- he screw is connected to a gear, called a worm gear, that turns the axels to the wheels. If the train has a smoke unit, it may also turn a gear connected to a bellows that controls the smoke, making the puff of smoke come out faster as the train moves more quickly.
- The mechanisms are housed inside a gearbox, where the motors can be mounted horizontally or vertically, depending on when it was manufactured and the design.
Watch this YouTube video by Sam’s Trains to see different types of motors over the years and see what the inside of a model train looks like:
How a Model Train Track Works
A model train track is a miniature version of a real train track. The wheels sit on the track the same way that a full-size locomotive does.
- Each rail of the track is held a set distance apart by sleepers, also known as railroad ties. There is usually always a sleeper between the rail tracks to maintain the correct gauge. The gauge determines which size trains are compatible with the track. Gauge isn’t the same as scale.
- Each wheel has a lip that sits on the inside of the track, so the train doesn’t run off the track, similar to real locomotives. This lip is called a flange. However, the train may still come off the track if it’s not sitting on a flat surface.
- Model railroad tracks are coded with a number that designates the scale. These codes are defined by the National Model Railroad Association (NMRA). The code number refers to the height of the track in thousands of an inch. Code 80 would indicate .080″ (2.03 mm) high, for example, and code 55 would mean the height is .055″ (1.39 mm). Code 83 is among the most popular used among model railroad builders today.
- The letters on model train track codes indicate a scale mile or a mile of length scaled down to the correct proportion. Some of the common scale miles include:
- N = 33 ft (10.06 m)
- O = 110 ft (33.53 m)
- HO = 60.7 ft (18.50 m)
- S = 82.5 ft (25.15 m)
Model Train Scale
Model train scale standards are regional and are defined by an official organization that operates in the hobbyists’ area.
For example, in Europe, the MOROP publishes NEM standards for scale. Scale is the proportion or ratio of the model train to the actual train, known as the prototype.
In the United States, the NMRA published a standardized scale system in the 1940s. The two scales are similar but do have a few differences.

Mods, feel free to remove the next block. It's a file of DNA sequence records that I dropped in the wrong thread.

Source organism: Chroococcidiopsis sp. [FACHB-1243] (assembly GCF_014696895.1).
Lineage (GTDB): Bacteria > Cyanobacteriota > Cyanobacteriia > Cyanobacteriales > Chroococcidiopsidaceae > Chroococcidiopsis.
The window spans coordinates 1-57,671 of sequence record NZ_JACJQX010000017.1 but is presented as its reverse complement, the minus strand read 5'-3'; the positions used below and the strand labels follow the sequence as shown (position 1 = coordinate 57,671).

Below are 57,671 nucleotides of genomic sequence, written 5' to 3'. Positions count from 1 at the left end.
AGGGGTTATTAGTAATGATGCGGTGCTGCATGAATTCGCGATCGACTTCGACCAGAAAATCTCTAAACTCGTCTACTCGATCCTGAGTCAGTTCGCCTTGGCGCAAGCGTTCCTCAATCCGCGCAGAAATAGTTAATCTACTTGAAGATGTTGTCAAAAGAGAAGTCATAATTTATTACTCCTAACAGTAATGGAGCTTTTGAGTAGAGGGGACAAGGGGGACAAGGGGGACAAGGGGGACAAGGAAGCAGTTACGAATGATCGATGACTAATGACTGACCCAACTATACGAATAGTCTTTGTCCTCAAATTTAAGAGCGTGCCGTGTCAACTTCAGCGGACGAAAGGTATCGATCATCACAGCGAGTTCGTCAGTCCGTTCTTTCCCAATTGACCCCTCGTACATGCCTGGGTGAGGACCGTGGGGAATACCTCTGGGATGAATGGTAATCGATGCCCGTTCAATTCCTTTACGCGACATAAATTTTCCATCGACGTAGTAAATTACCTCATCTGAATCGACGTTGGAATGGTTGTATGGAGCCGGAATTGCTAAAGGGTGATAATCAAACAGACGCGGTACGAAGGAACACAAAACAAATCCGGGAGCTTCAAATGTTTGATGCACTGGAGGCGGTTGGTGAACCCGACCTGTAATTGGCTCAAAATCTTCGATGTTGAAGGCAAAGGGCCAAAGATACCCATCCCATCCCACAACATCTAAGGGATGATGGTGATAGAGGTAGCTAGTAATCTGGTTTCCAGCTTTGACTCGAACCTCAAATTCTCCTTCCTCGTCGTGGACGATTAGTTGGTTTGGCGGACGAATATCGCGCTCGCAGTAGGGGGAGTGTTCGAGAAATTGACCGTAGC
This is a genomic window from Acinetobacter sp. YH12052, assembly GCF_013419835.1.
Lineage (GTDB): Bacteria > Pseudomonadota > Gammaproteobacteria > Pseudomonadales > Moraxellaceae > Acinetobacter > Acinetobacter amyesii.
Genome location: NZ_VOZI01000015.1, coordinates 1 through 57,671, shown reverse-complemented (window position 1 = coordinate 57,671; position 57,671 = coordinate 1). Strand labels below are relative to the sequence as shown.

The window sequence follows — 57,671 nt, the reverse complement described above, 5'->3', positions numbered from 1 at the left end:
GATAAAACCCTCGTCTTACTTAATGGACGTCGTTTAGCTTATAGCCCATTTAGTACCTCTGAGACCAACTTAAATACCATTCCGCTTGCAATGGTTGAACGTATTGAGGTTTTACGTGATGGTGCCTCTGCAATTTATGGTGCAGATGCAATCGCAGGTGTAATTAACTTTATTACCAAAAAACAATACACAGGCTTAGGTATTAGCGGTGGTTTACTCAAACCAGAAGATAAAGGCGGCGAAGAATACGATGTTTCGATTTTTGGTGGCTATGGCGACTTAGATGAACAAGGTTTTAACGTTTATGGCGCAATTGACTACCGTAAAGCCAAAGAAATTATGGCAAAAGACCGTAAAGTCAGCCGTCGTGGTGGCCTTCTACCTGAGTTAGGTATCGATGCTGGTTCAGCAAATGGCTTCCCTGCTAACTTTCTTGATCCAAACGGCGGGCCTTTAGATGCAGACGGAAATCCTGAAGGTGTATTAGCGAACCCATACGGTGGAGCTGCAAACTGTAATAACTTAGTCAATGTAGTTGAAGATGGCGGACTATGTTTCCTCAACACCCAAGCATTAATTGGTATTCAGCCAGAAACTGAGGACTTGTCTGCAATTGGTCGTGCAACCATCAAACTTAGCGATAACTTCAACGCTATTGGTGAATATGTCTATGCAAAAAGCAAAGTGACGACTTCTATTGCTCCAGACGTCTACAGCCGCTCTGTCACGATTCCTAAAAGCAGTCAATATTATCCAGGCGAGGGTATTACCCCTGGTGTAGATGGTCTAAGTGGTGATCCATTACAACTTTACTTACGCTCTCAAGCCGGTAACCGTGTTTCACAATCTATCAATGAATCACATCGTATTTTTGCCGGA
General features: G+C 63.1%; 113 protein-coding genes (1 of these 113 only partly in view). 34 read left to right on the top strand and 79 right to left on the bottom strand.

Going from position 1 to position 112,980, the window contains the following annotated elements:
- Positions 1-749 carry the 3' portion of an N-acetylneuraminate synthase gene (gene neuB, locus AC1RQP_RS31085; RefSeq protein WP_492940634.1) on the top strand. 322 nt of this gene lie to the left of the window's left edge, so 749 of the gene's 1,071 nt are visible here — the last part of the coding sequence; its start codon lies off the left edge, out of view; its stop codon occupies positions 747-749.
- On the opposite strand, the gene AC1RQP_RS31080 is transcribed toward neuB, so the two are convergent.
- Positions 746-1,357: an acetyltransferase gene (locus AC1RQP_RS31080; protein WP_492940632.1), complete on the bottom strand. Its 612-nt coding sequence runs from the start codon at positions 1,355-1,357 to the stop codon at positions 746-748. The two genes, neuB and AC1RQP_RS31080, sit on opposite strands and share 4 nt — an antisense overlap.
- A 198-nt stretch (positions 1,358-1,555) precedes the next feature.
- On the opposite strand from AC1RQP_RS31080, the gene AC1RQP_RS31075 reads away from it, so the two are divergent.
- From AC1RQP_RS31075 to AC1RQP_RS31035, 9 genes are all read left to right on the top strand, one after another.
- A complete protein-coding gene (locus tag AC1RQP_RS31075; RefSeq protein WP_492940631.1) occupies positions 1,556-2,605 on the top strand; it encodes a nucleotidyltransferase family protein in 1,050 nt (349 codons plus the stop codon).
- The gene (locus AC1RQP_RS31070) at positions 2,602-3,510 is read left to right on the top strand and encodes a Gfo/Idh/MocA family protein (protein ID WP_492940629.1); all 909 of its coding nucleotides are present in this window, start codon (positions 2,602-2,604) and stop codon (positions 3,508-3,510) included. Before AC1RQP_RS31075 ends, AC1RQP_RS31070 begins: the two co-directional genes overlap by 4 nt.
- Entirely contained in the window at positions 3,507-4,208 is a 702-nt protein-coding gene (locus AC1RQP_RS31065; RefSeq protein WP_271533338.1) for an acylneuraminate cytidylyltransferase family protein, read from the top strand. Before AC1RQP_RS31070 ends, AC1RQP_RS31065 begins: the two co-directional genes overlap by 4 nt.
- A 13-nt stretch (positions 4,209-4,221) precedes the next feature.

Here’s the standard NMRA scale used by most model railway builders in the US, showing the scale, scale to foot, and proportion:
|O(17)||.266” (6.75 mm)||1:45.2|
|O, On2, On3||.250 (6.35 mm)||1:48|
|S, Sn3||.188” (4.76 mm)||1:64|
|OO||.1575” (4.0 mm”)||1:76.2|
|HO, HOn2, HOn3||.1378” (3.5 mm)||1:87.1|
|TT, TTn3||.100” (2.54 mm)||1:120|
|N, Nn3||.075” (1.90 mm)||1:160|
|Z||.055” (1.39 mm)||1:220|
What’s the Difference Between Model Train Scales?
If you’re going to build a model train, one of the first decisions you need to make is which scale you’re going to use.
Model train scales vary in size and compatibility with tracks and other equipment. Some scales are more common than others, so there’s more variety of materials to choose from.
- Z scales are the smallest, and there are fewer options than the HO scale, though they’re unique for their precision at such a small size.
- HO scales have the largest selection available and are one of the most popular scale sizes. HO stands for “half O,” which has more detail and a wide range of accessories available for an ideal model train experience.
- S Scales run on a two-track system, while the O Scale runs on a three-track system. These multi-track layouts allow for more complex displays and the ability to run multiple trains.
NOTE: The larger your train’s scale, the more space you need to create a realistic and expansive layout. Many people start with a full set at their preferred scale before purchasing individual train pieces.
This LGB Freight Set is ready to run right out of the box. It includes 12 pieces of curved track, light, smoke, and sound.